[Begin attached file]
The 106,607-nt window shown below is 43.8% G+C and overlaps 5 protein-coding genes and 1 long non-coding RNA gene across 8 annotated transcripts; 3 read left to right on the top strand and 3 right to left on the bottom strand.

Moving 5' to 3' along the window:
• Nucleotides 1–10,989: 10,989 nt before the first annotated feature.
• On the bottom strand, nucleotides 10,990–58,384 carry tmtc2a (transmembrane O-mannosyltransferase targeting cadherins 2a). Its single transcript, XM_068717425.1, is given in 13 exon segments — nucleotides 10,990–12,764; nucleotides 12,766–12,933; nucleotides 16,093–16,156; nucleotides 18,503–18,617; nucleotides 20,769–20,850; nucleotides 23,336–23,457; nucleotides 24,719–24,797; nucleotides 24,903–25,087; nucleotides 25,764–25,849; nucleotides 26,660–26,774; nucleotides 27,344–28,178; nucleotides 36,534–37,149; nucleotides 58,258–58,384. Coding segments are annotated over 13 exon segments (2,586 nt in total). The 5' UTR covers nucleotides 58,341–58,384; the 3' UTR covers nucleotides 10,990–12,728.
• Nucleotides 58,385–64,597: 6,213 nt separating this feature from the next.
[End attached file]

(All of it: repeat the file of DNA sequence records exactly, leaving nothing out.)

The 106,607-nt window shown below is 43.8% G+C and overlaps 5 protein-coding genes and 1 long non-coding RNA gene across 8 annotated transcripts; 3 read left to right on the top strand and 3 right to left on the bottom strand.

Moving 5' to 3' along the window:
• Nucleotides 1–10,989: 10,989 nt before the first annotated feature.
• On the bottom strand, nucleotides 10,990–58,384 carry tmtc2a (transmembrane O-mannosyltransferase targeting cadherins 2a). Its single transcript, XM_068717425.1, is given in 13 exon segments — nucleotides 10,990–12,764; nucleotides 12,766–12,933; nucleotides 16,093–16,156; nucleotides 18,503–18,617; nucleotides 20,769–20,850; nucleotides 23,336–23,457; nucleotides 24,719–24,797; nucleotides 24,903–25,087; nucleotides 25,764–25,849; nucleotides 26,660–26,774; nucleotides 27,344–28,178; nucleotides 36,534–37,149; nucleotides 58,258–58,384. Coding segments are annotated over 13 exon segments (2,586 nt in total). The 5' UTR covers nucleotides 58,341–58,384; the 3' UTR covers nucleotides 10,990–12,728.
• Nucleotides 58,385–64,597: 6,213 nt separating this feature from the next.